# Recaching will be automatically triggered in a callback.
  process(:recache) do |io|
      original: io,
      thumbnail: resize_to_fill!(, 600, 600)
  # Process additional versions in background.
  process(:store) do |io|
    original = io[:original].download

      # Original
      sm: resize_to_fit(original, 350, 350),
      md: resize_to_fit(original, 600, 600),
      lg: resize_to_fit(original, 1200, 1200),
      # Squares
      sm_square: resize_to_fill(original, 350, 350),
      md_square: resize_to_fill(original, 600, 600),
      lg_square: resize_to_fill(original, 1200, 1200),

This generic uploader seems to be doing a lot of work, but remember that Shrine is a library which encourages the use of plugins to drive its functionality. As of right now, we have a fairly lightweight uploader that fulfills all of our requirements.


For any javascript based library I prefer to use rails-assets to keep up with updates and keep one less package manager out of the stack (bower, npm).


If you would like to use rails-assets to require Dropzone, then place the following block in your Gemfile.

source '' do
  gem 'rails-assets-dropzone'

Or head over to for alternative installation solutions.


Setting up Dropzone is fairly simple, we’ll use data attributes to tell Dropzone what controller endpoint it should use.

We will also need to pass in the X-CSRF-Token request header for Rails which we can grab from the meta tag. You can also use a skip action filter to disable it, but I prefer not to.

Dropzone.autoDiscover = false;

$(function() {
  var pictureDropzone = new Dropzone('#picture_dropzone', {
    url: $('#picture_dropzone').data('url'),
    previewTemplate: $('#dropzone_preview_template').html(),
    previewsContainer: '#dropzone_previews_container',
    acceptedFiles: 'image/*',
    headers: {
      'X-CSRF-Token': $('meta[name="csrf-token"]').attr('content')
    maxFileSize: 15

  pictureDropzone.on('success', function(file, response) {

    setTimeout(function() {
    }, 3500);

Out of habit/convention, I’ve named all the div’s and id’s after the model name (picture). We’ll refer to the them in the view later.


This next part will dive into the code required to make Shrine work inside a Rails environment and reuse partials inside the controller.

Shrine’s code is mostly reusable across different frameworks and projects. If you are interested in an Hanami example, let me know!


Shrine looks for a <attribute>_data column when an uploader is attached. Knowing this we can generate a model to attach an uploader to.

rails g model picture file_data
rails db:migrate

In our model, we pass in the <attribute> name when attaching the uploader.

class Picture < ApplicationRecord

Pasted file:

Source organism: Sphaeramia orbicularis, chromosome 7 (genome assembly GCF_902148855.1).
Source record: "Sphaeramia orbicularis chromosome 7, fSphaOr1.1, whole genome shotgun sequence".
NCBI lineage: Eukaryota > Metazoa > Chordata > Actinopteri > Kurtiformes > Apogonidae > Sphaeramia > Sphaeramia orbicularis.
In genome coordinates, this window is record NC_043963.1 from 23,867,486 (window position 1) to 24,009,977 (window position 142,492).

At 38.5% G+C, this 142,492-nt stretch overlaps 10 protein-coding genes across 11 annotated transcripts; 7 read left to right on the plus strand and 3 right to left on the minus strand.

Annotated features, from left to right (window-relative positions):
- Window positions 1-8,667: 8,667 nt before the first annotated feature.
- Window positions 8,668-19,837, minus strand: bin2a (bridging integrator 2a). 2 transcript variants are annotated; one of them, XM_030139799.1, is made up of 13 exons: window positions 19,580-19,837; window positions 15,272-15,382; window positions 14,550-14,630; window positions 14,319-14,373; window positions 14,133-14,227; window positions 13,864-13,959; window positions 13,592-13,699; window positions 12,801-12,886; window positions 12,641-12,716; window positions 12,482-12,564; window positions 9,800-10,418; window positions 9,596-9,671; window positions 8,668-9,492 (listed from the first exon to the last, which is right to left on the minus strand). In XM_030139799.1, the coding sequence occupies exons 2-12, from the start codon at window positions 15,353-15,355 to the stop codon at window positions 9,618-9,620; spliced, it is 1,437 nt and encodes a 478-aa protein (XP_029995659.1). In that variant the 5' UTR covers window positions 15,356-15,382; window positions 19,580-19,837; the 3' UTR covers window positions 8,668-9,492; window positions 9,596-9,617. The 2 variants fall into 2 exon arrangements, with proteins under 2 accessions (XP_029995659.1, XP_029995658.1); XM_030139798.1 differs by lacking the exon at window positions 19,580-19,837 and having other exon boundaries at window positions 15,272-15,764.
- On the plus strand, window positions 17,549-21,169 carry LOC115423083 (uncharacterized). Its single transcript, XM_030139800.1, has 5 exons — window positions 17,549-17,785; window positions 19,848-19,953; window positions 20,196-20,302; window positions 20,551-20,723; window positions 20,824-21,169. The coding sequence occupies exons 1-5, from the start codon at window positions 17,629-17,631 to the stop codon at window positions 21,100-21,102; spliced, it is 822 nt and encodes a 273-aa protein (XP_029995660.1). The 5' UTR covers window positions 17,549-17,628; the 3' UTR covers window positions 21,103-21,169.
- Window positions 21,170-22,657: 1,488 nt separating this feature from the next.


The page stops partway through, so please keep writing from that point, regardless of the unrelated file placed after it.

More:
include PictureUploader[:file]


Lets define some routes to display and create pictures.

The index route will be display the uploaded image and provide a drag an drop interface to upload images.

The create action will be the endpoint for Dropzone. Dropzone will hit the endpoint for each file. So our create action can return the uploaded image.

Rails.application.routes.draw do
  resources :pictures, only: [:index, :create]
  root 'pictures#index'


This is the meat of the entire uploader and it really shows how amazing it is work with Rails, Shrine and Dropzone all together.

class PicturesController < ApplicationController
  # skip_before_action :verify_authenticity_token, only: [:create]

  def index
    @pictures = Picture.sorted

  def create
    # Dropzone will send each file inside of the `:file` param.
    @picture = Picture.create(file: params[:file])

    # Return a json response of the partial `_picture.html.erb` so Dropzone can append the uploaded image to the dom if the `@picture` object was successfully created.
    if @picture
      # Reuse existing partial
      picture_partial = render_to_string(
        layout: false,
        formats: [:html],
        locals: { picture: @picture }

      render json: { picture: picture_partial }, status: 200
      render json: @picture.errors, status: 400



Just like with image uploader, let’s outline our requirements for creating the view:

All we need to make this happen is one partial to render our picture. Let’s begin by outlining the required HTML for pictures/index.html.erb which will render our partial.

<div class="container">
  <div id="picture_dropzone" class="card p-5 my-5" data-url="<%= pictures_path %>">
    <h4 class="text-center m-y-0">
      Drop files here or click to upload.
    <div class="fallback">
      <strong>Please enable javascript to upload images.</strong>
    <div id="dropzone_previews_container"></div>

  <div id="pictures" class="row">
    <%= render @pictures %>

<div id="dropzone_preview_template" style="display: none;">
  <div class="dz-preview dz-file-preview">
    <div class="media mt-3">
      <img class="d-flex mr-3" data-dz-thumbnail height="75" width="75" />
      <div class="media-body">
        <h5 class="mt-0"><span data-dz-name></span></h5>
        <span class="text-muted">
          <span class="dz-size" data-dz-size></span>
        <p class="dz-error-message text-danger">
          <span data-dz-errormessage></span>
        <div class="progress">
          <div class="progress-bar progress-bar-striped progress-bar-animated" data-dz-uploadprogress></div>

This view is responsible for defining the div’s for Dropzone to consume, and rendering the @pictures collection. I’ve also enabled a preview template for Dropzone to display while the image is uploading.

Next up is the pictures/_picture partial.

<%= content_tag :div, id: dom_id(picture), class: 'col-3' do %>
  <%= link_to image_tag(picture.file_url(:thumbnail), class: 'rounded img-fluid mb-4'), picture.file_url(:original) %>
<% end %>

With our picture partial in place, our uploader is now complete.


Let’s recap whats going on:

  1. A user just dropped multiple files into the designated dropzone interface.
  2. Dropzone hits the endpoint for each file the user dropped.
  3. Rails created a new picture object, passing in the param from Dropzone.
  4. Shrine automatically handles the data correctly.
  5. If the picture object is created successfully then Rails renders the picture partial as an html string and return inside a JSON object.
  6. When Dropzone receives a response back from Rails it reads the JSON object and appends the html string inside the DOM.

Source code:


Live example: